Indian Journal of Ophthalmology

: 1981  |  Volume : 29  |  Issue : 4  |  Page : 459--462

Methods of study of aqueous veins

JD Batra, B Patnaik, R Kalsi, G Singh, BS Jain, DP Aggarwal 
 Gurunanak Eye Centre, Maulana Azad Medical College, New Delhi, India

Correspondence Address:
J D Batra
Gurunanak Eye Centre, Maulana Azad Medical College, New Delhi

How to cite this article:
Batra J D, Patnaik B, Kalsi R, Singh G, Jain B S, Aggarwal D P. Methods of study of aqueous veins.Indian J Ophthalmol 1981;29:459-462

How to cite this URL:
Batra J D, Patnaik B, Kalsi R, Singh G, Jain B S, Aggarwal D P. Methods of study of aqueous veins. Indian J Ophthalmol [serial online] 1981 [cited 2021 Jan 27 ];29:459-462
Available from:

Full Text

Following Ascher's description of aqueous veins in 1942 as vessels containing either colourless fluid or diluted blood or both and intercalated between Schelemm's canal and conjunctival or episcleral veins and his exten­sive investigations on these in the fiftees, the interest in their study had been confined to the very serious among the students of Ophthalmology. However lately the interest in aqueous veins has been revived coinciding with the growing popularity of trabeculectomy as a glaucoma operation.


1. Simple slit lamp examination

Twenty eyes were examined by a Haag Streit slit lamp-900 with white light, red-free (green light) illumination under IOX, and 16X magnification. Both diffuse and focal illumination used. While the blood vessels around the limbus were being observed through the slit lamp to detect any aqueous veins, the globe was pressed intermittently through the lower lid to induce changing of patterns aqueous flow.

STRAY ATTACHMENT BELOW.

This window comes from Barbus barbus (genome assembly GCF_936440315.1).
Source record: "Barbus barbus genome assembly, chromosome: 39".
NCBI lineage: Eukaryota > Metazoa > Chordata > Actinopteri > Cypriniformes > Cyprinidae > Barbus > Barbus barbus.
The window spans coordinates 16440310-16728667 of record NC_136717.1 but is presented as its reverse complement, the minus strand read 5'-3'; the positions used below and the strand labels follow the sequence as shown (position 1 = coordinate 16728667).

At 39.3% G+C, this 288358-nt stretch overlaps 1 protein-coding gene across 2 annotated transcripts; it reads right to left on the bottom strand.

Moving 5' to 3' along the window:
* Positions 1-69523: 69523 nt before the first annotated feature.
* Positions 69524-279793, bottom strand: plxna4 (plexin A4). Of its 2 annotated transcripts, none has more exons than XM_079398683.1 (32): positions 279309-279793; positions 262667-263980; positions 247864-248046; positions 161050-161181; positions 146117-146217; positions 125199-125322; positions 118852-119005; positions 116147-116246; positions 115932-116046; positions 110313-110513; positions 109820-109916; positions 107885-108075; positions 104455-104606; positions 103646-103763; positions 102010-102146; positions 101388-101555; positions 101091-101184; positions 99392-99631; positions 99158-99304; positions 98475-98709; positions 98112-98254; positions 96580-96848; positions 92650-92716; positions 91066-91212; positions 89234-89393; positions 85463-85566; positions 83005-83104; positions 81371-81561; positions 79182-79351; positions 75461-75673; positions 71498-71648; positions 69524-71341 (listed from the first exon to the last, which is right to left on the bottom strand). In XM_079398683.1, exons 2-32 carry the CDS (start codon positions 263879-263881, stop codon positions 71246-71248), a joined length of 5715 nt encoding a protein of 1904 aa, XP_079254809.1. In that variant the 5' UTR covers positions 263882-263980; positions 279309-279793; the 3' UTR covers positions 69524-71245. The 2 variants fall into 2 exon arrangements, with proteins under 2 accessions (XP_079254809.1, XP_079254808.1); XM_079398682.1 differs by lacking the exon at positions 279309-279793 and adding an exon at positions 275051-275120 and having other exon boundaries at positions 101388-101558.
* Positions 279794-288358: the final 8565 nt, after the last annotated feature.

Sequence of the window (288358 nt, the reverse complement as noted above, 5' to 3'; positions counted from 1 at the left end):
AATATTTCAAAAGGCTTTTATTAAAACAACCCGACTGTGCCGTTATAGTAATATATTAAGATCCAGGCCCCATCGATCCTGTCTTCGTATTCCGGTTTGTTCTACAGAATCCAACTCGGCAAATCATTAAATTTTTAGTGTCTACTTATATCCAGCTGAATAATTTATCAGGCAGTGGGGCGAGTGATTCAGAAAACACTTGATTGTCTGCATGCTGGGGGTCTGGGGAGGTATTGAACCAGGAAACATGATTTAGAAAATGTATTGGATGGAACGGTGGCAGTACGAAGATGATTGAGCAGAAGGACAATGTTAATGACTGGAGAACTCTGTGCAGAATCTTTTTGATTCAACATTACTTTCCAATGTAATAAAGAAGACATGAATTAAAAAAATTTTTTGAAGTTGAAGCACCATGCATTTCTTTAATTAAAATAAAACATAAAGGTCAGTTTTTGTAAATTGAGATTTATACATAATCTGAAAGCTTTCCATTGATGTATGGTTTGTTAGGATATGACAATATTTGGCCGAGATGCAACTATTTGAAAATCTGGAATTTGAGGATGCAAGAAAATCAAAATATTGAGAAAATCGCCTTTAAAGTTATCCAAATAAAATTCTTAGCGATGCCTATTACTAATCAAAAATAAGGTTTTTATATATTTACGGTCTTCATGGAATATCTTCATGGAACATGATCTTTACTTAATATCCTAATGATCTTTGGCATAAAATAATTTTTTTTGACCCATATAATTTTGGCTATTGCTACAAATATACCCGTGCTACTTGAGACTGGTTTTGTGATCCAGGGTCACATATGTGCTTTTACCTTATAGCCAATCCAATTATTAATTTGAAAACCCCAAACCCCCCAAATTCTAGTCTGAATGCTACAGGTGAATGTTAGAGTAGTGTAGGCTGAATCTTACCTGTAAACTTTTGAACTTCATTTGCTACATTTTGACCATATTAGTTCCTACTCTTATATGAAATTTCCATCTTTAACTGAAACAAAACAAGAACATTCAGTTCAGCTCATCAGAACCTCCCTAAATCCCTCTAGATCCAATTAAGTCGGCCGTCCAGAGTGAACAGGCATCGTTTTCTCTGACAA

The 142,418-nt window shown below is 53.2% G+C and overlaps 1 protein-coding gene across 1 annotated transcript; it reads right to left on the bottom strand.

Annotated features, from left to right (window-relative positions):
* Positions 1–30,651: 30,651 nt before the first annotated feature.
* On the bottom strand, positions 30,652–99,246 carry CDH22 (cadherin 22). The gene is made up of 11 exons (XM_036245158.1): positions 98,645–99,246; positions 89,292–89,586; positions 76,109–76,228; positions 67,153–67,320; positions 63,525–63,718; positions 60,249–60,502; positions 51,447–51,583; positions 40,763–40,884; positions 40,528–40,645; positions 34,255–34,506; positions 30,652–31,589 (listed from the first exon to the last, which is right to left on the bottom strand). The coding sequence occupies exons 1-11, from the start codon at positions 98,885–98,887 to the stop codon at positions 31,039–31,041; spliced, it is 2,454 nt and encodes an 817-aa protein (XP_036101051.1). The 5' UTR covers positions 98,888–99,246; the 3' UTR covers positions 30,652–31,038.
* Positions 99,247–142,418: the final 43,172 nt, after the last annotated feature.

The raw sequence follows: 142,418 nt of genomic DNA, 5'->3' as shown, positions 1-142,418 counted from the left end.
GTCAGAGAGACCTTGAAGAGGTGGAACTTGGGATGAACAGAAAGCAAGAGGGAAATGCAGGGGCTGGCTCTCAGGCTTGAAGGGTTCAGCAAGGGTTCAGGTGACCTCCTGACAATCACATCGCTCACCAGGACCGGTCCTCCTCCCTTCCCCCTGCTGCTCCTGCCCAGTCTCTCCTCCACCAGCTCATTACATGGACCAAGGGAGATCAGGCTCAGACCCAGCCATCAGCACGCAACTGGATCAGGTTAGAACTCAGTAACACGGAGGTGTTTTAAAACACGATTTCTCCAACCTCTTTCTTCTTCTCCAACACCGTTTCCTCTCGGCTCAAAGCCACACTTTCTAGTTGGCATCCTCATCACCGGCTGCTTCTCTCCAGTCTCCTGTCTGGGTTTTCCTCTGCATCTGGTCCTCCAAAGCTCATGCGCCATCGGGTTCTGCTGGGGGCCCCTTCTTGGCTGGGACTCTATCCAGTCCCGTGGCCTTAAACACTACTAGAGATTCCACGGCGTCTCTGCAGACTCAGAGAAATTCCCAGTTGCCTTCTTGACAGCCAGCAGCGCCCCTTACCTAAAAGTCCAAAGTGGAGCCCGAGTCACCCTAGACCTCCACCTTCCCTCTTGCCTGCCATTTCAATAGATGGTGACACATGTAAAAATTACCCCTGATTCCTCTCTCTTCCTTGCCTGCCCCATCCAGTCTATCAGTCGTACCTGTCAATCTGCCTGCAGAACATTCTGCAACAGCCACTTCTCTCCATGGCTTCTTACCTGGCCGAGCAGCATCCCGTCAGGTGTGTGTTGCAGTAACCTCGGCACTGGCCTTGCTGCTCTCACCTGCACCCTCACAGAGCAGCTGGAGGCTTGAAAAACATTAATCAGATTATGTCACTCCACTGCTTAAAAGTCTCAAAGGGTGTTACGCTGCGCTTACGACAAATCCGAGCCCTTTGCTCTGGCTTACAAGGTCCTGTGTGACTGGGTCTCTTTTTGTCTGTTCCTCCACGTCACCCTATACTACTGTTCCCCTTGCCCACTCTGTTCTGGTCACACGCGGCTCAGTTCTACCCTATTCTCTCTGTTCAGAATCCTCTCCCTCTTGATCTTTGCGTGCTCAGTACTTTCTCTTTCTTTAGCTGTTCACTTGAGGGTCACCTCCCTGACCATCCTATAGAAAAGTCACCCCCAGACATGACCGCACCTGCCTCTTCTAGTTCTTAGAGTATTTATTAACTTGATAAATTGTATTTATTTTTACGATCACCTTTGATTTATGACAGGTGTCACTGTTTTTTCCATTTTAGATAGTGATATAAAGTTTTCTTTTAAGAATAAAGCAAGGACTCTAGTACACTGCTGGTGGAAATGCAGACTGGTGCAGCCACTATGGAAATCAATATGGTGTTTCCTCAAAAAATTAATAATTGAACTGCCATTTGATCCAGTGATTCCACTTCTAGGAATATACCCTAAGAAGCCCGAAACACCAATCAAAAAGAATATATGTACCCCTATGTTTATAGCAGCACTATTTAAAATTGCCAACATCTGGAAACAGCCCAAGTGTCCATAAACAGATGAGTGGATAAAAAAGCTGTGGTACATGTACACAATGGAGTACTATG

2. Local Instillation of Fluorescein

In 10 eyes of this group, 1 drop of 2% sodium fluorescein solution was instilled every minute for 5 minutes. The conjunctival sac was irrigated with normal saline. The eyes were examined with a slit lamp using a cobalt blue filter while the lamp supercharged with 7.5 volts. To improve fluorescence perception the observer dark adapted himself for 30 to 45 minutes in a dark room.

The eyes were examined at every 10 minu­tes interval for 30 minutes and at 20 minutes interval thereafter.

3. Intravenous Technique

All the 16 eyes were examined by the slit lamp as above at every 10-20 minutes interval starting 30 minutes after injecting 5 ml. of 10% or 20% sodium fluorescein solution intravenously-till no new information could be had. At suitable interval fluorescence photog­raphs were taken using preplanned camera settings on a photo slit lamp optical system and flash illumination and the Robot camera of the fluorescein fundus camera of Zeiss (West Germany)

4. Intracameral Technique